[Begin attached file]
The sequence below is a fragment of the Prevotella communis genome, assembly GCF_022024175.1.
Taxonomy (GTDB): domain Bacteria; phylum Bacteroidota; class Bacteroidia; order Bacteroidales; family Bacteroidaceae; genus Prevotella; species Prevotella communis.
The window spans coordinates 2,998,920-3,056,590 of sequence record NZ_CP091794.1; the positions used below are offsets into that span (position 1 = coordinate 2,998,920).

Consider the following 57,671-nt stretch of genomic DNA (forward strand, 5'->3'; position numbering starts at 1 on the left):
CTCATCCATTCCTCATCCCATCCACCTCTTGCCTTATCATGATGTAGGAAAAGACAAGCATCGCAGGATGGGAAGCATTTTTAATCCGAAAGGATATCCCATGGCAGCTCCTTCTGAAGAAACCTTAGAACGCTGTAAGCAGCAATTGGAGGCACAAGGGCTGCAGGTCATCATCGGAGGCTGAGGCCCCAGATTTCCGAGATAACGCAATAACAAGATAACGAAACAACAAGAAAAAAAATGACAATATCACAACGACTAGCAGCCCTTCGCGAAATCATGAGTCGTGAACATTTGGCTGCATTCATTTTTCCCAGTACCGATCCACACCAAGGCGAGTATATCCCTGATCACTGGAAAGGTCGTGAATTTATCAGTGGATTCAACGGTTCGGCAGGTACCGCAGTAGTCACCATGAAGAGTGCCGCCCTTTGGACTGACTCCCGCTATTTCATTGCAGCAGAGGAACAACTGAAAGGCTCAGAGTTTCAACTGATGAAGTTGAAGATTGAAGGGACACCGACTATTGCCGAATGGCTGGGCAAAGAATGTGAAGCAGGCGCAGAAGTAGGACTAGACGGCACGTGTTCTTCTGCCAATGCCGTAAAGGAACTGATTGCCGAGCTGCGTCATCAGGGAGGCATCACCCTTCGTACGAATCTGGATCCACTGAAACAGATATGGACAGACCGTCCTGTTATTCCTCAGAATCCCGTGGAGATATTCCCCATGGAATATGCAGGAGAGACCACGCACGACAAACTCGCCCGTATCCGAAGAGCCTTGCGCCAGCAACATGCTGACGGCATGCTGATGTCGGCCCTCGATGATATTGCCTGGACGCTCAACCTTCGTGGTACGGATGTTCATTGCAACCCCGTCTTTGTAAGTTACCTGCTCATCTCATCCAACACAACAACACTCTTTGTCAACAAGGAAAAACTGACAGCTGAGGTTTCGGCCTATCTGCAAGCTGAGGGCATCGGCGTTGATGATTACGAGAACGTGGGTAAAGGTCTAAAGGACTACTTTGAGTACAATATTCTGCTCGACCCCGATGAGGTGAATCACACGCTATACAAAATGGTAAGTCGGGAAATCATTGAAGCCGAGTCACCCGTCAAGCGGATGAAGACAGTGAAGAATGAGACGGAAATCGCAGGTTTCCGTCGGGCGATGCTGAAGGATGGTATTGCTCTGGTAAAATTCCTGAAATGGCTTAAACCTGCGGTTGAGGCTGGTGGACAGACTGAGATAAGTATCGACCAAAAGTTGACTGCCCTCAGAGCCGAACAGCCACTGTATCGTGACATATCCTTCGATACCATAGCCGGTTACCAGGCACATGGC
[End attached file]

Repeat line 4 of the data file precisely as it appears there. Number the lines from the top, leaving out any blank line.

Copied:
Consider the following 57,671-nt stretch of genomic DNA (forward strand, 5'->3'; position numbering starts at 1 on the left):